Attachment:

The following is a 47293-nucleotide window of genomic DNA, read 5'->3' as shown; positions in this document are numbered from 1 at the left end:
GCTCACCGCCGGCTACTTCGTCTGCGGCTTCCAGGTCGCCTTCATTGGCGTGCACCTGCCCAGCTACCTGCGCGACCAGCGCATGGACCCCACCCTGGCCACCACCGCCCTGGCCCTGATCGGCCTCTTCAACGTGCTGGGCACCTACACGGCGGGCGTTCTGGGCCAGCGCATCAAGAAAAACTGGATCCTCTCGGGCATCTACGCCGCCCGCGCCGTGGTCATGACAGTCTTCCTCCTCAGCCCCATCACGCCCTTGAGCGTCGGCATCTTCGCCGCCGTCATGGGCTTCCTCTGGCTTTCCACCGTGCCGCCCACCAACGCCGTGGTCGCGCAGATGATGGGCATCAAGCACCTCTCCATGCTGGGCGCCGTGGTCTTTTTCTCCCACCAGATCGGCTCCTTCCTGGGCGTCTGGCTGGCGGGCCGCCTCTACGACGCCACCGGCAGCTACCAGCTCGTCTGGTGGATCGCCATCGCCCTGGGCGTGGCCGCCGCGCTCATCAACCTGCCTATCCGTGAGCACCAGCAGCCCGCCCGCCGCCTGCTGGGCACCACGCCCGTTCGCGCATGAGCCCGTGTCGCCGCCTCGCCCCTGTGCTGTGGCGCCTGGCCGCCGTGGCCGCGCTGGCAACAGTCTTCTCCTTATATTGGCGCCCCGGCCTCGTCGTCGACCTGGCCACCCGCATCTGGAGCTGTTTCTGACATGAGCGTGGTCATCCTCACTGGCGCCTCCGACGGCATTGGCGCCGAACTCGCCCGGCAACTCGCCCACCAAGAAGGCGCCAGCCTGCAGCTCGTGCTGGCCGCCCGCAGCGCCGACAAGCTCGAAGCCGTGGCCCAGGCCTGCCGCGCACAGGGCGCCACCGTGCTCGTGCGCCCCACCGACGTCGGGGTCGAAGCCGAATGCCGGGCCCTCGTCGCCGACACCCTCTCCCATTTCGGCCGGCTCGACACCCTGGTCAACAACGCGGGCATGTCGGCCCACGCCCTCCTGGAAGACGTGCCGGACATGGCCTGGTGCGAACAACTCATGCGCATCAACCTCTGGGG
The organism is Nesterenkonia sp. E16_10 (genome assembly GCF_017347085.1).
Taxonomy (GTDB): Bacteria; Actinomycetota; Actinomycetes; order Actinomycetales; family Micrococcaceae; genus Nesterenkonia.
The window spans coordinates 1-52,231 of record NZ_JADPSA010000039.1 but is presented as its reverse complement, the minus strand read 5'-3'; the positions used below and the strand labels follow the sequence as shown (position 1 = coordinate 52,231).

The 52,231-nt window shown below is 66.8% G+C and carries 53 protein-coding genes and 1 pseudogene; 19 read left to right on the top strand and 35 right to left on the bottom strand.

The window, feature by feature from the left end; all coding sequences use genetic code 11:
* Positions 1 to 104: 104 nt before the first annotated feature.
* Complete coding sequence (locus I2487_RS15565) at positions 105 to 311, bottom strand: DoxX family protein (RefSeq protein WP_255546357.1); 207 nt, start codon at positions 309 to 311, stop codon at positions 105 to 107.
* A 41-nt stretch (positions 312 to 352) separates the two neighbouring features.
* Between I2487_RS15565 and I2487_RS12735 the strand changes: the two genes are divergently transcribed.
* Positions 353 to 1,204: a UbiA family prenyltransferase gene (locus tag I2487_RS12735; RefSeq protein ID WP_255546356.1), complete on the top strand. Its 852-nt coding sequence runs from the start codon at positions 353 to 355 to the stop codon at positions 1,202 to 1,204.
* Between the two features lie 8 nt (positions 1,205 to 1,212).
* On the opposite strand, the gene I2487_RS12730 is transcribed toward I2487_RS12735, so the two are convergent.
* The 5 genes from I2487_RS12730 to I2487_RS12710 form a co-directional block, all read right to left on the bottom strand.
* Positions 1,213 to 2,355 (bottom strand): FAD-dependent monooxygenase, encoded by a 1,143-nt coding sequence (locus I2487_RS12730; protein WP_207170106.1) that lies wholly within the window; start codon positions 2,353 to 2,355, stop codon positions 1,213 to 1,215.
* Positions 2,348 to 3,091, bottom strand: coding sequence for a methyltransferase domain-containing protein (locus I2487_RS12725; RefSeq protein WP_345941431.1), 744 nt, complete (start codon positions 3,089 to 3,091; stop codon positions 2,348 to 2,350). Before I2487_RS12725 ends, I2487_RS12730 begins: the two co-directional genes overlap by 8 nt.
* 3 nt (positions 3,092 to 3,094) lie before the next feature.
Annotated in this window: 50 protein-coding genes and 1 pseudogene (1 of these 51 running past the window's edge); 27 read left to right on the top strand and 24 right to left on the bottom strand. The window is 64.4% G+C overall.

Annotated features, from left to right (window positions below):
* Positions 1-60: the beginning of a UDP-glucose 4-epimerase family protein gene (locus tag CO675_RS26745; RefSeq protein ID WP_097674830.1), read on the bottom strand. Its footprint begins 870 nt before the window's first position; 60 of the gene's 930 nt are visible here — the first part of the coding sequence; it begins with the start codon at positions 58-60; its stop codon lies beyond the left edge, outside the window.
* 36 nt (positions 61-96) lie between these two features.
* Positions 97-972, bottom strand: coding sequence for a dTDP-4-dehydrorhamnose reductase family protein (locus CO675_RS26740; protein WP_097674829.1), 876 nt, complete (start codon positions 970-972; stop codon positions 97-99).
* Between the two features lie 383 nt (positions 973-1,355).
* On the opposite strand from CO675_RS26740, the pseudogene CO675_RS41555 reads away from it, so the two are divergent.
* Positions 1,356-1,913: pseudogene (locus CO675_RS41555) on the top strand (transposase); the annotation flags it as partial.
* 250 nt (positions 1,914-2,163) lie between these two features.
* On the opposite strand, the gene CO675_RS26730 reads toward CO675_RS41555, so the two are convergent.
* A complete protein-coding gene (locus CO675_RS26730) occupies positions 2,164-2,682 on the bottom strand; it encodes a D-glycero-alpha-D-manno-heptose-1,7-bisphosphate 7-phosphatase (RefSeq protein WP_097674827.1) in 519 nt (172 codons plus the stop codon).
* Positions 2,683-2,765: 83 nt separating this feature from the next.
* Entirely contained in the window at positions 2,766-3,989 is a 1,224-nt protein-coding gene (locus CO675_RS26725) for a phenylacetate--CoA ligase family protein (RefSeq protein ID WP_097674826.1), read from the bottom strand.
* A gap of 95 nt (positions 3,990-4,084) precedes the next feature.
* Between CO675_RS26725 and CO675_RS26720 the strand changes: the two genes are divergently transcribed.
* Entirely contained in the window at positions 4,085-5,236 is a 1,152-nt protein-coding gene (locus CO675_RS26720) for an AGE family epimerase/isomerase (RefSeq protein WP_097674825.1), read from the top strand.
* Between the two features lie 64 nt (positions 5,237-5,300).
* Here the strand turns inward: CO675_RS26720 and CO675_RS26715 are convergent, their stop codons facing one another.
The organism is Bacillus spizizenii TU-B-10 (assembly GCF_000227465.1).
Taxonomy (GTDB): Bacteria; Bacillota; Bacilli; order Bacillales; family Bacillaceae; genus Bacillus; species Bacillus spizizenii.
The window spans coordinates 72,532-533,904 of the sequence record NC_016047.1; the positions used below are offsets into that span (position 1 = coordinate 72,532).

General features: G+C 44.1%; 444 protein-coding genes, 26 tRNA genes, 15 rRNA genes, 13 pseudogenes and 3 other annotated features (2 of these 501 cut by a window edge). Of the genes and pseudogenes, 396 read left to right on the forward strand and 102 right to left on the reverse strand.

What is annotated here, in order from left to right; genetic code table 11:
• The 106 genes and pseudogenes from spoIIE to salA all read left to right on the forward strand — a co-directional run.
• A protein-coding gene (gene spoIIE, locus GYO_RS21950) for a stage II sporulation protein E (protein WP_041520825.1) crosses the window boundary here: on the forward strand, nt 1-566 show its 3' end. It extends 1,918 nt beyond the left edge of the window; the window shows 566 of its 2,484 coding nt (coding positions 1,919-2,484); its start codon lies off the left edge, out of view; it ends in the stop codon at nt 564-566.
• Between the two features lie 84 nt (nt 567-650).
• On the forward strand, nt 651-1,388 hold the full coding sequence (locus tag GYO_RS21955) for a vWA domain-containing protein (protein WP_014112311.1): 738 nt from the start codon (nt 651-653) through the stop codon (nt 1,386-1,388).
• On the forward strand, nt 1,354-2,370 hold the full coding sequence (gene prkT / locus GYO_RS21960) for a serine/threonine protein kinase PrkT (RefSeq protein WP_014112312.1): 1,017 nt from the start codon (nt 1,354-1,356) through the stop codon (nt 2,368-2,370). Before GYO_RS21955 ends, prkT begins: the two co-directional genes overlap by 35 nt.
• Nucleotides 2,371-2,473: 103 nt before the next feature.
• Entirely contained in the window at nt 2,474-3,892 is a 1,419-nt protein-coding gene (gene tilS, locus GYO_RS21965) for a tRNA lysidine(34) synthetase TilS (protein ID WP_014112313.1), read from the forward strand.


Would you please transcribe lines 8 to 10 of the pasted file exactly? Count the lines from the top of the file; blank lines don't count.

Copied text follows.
* Positions 1 to 104: 104 nt before the first annotated feature.
* Complete coding sequence (locus I2487_RS15565) at positions 105 to 311, bottom strand: DoxX family protein (RefSeq protein WP_255546357.1); 207 nt, start codon at positions 309 to 311, stop codon at positions 105 to 107.
* A 41-nt stretch (positions 312 to 352) separates the two neighbouring features.